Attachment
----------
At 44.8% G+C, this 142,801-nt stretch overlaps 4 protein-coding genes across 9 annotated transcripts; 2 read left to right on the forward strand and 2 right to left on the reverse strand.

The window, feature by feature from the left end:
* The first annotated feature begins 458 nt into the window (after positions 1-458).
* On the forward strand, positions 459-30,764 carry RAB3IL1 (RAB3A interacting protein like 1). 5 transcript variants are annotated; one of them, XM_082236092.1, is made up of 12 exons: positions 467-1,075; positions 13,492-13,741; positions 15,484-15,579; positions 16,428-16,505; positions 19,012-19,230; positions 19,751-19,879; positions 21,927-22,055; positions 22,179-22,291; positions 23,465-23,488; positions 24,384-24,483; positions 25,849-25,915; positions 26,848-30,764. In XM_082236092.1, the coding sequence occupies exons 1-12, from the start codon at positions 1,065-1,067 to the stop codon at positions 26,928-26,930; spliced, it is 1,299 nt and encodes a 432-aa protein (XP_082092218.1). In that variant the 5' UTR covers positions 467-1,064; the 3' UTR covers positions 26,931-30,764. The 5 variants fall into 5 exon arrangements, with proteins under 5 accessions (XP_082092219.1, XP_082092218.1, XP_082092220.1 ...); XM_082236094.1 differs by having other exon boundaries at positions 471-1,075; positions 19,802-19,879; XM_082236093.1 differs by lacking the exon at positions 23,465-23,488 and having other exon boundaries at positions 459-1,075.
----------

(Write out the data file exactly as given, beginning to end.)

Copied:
At 44.8% G+C, this 142,801-nt stretch overlaps 4 protein-coding genes across 9 annotated transcripts; 2 read left to right on the forward strand and 2 right to left on the reverse strand.

The window, feature by feature from the left end:
* The first annotated feature begins 458 nt into the window (after positions 1-458).
* On the forward strand, positions 459-30,764 carry RAB3IL1 (RAB3A interacting protein like 1). 5 transcript variants are annotated; one of them, XM_082236092.1, is made up of 12 exons: positions 467-1,075; positions 13,492-13,741; positions 15,484-15,579; positions 16,428-16,505; positions 19,012-19,230; positions 19,751-19,879; positions 21,927-22,055; positions 22,179-22,291; positions 23,465-23,488; positions 24,384-24,483; positions 25,849-25,915; positions 26,848-30,764. In XM_082236092.1, the coding sequence occupies exons 1-12, from the start codon at positions 1,065-1,067 to the stop codon at positions 26,928-26,930; spliced, it is 1,299 nt and encodes a 432-aa protein (XP_082092218.1). In that variant the 5' UTR covers positions 467-1,064; the 3' UTR covers positions 26,931-30,764. The 5 variants fall into 5 exon arrangements, with proteins under 5 accessions (XP_082092219.1, XP_082092218.1, XP_082092220.1 ...); XM_082236094.1 differs by having other exon boundaries at positions 471-1,075; positions 19,802-19,879; XM_082236093.1 differs by lacking the exon at positions 23,465-23,488 and having other exon boundaries at positions 459-1,075.